The Bank of England governor, Andrew Bailey, has said the economy is in a “very difficult period” due the latest Covid-19 lockdown and it would probably delay the recovery.

In comments on Tuesday that echoed warnings from the chancellor, Rishi Sunak, a day earlier that the economy “is going to get worse before it gets better”, Bailey said it would bounce back, but only after the lockdown had ended and concerns about the spread of the virus had receded.

“[We’re] in a very difficult period at the moment and there’s no question that it’s going to delay, probably, the trajectory,” he said.

In a speech online to the Scottish Chambers of Commerce he said the shape of the recovery, while delayed, would broadly follow the forecast made by the Bank’s monetary policy committee (MPC) last November.

Bailey said the unemployment rate, which he previously expected to peak at about 7%-8% in the summer would be lower after the government extended its job protection scheme and other measures to safeguard household incomes.

However, the rate was likely to rise above the 4.9% that official figures estimate for the three months to October.

Bailey said the figure was already higher despite the extra measures that Sunak has announced, including a further £4.5bn last week for the hospitality sector.

“Our best guess nationwide is probably it’s around 6.5%,” Bailey said.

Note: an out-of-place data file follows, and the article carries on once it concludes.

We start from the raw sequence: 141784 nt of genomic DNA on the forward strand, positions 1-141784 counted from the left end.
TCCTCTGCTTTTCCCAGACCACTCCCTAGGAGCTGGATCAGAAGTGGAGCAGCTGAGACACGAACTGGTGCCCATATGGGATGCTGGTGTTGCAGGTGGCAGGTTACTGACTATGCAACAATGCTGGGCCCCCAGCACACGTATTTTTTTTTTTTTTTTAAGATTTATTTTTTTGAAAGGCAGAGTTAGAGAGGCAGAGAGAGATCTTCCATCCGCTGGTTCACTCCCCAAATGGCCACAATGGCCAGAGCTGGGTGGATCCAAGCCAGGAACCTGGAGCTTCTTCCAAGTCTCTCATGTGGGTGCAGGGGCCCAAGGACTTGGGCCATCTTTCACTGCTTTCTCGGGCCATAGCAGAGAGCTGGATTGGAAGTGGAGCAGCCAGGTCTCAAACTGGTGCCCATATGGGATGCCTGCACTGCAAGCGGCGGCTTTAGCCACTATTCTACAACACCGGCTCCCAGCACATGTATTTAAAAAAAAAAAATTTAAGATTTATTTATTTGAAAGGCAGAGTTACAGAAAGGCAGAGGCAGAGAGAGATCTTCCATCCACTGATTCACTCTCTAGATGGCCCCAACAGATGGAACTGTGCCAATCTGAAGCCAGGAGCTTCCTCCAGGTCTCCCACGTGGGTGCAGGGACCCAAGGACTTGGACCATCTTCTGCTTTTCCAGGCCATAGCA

The MPC meets early next month to discuss how the central bank can help to protect the economy during the lockdown, including whether interest rates should be cut to below zero – a move that could ease borrowing costs on households and businesses.

Bailey said he was sceptical that a cut from the current all-time low of 0.1%would be painless, arguing it could make the situation worse.

He said there were “lots of issues” with cutting interest rates into negative territory and such a move could hurt banks.

“In simple economics and maths terms, there is nothing to stop it at all,” he said. “However there are a lot of issues with it.”

On Monday, one of the MPC’s nine committee members said she believed negative rates would benefit the UK economy and help it make a faster recovery.

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Silvana Tenreyro said central banks in Japan and the eurozone had cut rates to below zero to support borrowing and she was likely to vote for the UK to follow suit when a review by the Bank was completed.

Bailey said negative rates – the subject of a feasibility review by the central bank – would complicate banks’ efforts to be profitable and force them to restrict lending.

He argued that it was not easy to draw a direct parallel with similar action in the eurozone, where banks have mostly passed on the benefits to large businesses.

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